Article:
Stakeholder panel calls for stronger price transparency enforcement, data accessibility

billing statement from a doctor's office
A panel of researchers, purchasers and state regulators encouraged the Centers for Medicare & Medicaid Services to increase noncompliance penalties, devote more resources toward enforcement, provide guidance for standardized reporting and require additional data elements around Medicare rates and quality scores. (9dream studio/Shutterstock)

Many U.S. hospitals have not been publishing their prices, as required by a new law. Now, a panel of researchers, purchasers and regulators is calling for new measures around increasing compliance and the usability of published pricing data.

“New hospital and health plan transparency requirements have the potential to strengthen the market power of employers relative to consolidated hospital systems and insurers, enhance regulatory oversight and provide researchers with an abundance of information to inform policymaking,” the panel, convened by Georgetown University’s Center on Health Insurance Reforms and funded by the Robert Wood Johnson Foundation, wrote in a recent report.

“However, in their current iteration, the federal rules do not yet support these goals,” the members wrote.

After meeting in June to review and discuss a pricing data analysis conducted by the Wakely Consulting Group, the panel concluded that the Centers for Medicare & Medicaid Services’ (CMS’) current $300 per day maximum penalty “is too low to incentivize widespread compliance.”

But while a recent proposal to increase the maximum penalty to as much as $5,500 per day “could help expand the number of hospitals that publish pricing data,” other efforts will be necessary to ensure the price data published by hospitals are truly accessible and usable by consumers and other stakeholders, the panel said.

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Citing the inconsistent reporting and display formats observed among hospital websites so far, the group said that limiting the current rule’s flexibility would be a key first step toward ensuring uniformity. They also called for more explicit guidance on how hospitals (and eventually payers) should be presenting the data, such as by presenting clearer definitions or by offering a template format for organizations to use.

CMS should also begin devoting more of its resources toward conducting and publishing hospital website audits to ensure greater compliance, the panel wrote. However, they said that other entities such as states and large purchasers could be leveraged to exert pressure on providers to supplement federal enforcement efforts.

Recommendations for increased oversight and enforcement came alongside those for increased transparency and access.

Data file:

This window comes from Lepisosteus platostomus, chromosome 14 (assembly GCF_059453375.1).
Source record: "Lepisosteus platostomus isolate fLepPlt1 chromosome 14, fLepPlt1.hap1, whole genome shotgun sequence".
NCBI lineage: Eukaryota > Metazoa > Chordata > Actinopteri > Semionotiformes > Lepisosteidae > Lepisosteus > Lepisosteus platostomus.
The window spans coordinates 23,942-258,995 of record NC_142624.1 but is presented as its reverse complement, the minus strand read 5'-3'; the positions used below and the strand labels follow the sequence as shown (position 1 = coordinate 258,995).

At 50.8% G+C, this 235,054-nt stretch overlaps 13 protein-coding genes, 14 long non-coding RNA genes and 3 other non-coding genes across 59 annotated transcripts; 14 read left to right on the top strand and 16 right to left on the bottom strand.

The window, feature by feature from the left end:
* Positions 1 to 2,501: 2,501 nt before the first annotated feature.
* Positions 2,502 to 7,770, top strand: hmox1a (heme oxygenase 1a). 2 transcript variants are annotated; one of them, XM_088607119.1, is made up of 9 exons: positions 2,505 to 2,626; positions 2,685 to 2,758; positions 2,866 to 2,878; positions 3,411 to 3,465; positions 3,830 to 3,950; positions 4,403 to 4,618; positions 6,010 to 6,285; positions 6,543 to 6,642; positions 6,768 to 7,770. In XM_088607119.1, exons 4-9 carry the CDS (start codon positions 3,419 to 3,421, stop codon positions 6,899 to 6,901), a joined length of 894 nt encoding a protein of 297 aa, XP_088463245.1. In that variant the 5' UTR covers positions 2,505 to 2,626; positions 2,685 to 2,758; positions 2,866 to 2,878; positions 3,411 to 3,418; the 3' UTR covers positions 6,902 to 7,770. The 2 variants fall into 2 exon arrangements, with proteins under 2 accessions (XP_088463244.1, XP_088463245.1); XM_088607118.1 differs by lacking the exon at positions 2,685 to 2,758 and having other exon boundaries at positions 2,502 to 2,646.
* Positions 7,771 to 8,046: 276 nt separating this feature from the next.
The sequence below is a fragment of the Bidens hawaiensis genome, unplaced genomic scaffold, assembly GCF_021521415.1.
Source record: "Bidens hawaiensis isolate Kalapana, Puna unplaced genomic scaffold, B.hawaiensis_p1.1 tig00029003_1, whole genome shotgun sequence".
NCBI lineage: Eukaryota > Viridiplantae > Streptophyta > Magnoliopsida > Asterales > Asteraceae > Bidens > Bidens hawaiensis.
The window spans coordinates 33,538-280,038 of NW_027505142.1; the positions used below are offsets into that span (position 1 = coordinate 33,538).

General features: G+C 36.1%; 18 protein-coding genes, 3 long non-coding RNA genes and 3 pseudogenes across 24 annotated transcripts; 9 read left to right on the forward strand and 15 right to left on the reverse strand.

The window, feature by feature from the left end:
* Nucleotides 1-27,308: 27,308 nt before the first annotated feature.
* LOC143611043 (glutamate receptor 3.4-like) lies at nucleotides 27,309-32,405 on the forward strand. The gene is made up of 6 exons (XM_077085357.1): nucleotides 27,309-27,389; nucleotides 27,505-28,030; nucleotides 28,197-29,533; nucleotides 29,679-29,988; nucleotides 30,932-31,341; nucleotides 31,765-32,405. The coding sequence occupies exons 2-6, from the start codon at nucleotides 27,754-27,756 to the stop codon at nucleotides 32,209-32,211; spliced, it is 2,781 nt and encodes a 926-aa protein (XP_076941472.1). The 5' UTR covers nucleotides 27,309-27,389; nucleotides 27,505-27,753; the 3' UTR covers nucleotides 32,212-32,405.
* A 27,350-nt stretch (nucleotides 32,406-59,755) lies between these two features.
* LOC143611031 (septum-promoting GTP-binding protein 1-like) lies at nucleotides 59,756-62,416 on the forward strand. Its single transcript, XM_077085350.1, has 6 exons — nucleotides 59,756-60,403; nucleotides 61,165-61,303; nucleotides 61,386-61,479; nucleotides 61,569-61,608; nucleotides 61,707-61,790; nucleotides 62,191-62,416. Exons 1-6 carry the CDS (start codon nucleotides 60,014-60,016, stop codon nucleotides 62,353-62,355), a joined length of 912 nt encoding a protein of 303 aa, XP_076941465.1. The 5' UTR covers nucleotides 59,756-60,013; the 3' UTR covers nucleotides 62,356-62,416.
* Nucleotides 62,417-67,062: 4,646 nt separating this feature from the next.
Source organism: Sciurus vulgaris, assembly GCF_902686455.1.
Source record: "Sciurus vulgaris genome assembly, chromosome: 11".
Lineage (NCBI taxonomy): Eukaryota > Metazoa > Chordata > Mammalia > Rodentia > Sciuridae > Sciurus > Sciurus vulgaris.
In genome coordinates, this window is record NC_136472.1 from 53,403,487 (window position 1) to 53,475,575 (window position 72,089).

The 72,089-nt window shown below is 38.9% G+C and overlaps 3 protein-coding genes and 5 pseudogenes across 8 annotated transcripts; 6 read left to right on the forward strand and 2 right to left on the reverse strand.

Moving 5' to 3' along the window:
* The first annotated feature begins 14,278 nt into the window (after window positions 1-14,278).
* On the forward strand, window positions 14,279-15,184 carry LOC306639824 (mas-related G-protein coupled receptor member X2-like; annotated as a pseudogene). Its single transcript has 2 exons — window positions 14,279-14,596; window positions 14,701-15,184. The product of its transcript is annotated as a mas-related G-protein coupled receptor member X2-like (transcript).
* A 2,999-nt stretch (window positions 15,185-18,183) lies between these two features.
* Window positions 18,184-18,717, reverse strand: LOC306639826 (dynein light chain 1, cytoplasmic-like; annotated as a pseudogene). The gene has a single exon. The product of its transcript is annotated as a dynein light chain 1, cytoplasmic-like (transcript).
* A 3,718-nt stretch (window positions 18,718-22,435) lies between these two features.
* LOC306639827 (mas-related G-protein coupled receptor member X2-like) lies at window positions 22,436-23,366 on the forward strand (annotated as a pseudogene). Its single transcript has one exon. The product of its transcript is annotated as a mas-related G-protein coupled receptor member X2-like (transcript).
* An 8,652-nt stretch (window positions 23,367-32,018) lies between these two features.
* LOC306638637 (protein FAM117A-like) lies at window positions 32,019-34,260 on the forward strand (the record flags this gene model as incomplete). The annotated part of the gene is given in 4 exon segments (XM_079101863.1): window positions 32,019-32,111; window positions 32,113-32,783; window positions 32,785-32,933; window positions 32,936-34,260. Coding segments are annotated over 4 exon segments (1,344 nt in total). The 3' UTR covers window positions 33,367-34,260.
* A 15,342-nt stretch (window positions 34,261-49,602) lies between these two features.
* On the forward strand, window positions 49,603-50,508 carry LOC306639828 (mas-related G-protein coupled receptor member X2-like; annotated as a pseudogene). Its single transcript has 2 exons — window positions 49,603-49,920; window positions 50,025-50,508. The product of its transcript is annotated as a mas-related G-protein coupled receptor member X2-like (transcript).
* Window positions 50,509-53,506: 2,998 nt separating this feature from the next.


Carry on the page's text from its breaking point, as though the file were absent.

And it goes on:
CMS’ recent proposal that hospitals publish their data in a way that is accessible through web searches could be augmented by a centralized repository managed by CMS, which the panel acknowledged would be a “significant undertaking” that could pay dividends in future large-scale pricing analyses.

Further, numerous panel participants “felt strongly” that CMS’ decision to exclude Medicare and Medicaid payment rates from the reporting requirements “hinders useful analysis of how commercial insurers are performing in their efforts to extract price discounts from providers.” The group recommended that these payment rates, as well as a hospital’s quality scores, be displayed to inform purchasing decisions.

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“Most, if not all of these recommendations could be implemented by CMS without additional statutory authority,” the group wrote. “Ultimately, greater transparency alone will not bring the increasingly untenable costs of our healthcare system under control. But because transparency may be a necessary predicate to more muscular cost-containment measures, improving access and usability should be a priority.

CMS’ hospital price transparency rule took effect Jan. 1. Among its primary requirements for hospitals is the display of machine-readable discounted cash prices and payer-negotiated rates as well as a consumer-friendly tool for searching and viewing the prices of 300 shoppable medical services.

There’s been little shortage of evidence that many hospitals have so far fallen short of the rule’s intentions.

A June study published in JAMA Internal Medicine found that 83 out of 100 randomly sampled hospitals were noncompliant with at least one major requirement as of March, while a July analysis of 500 hospital websites suggested only 5.6% were fully compliant. CMS began sending warning letters to unnamed offending hospitals in April.

A similar price transparency rule for payers is slated to go live July 1, 2022.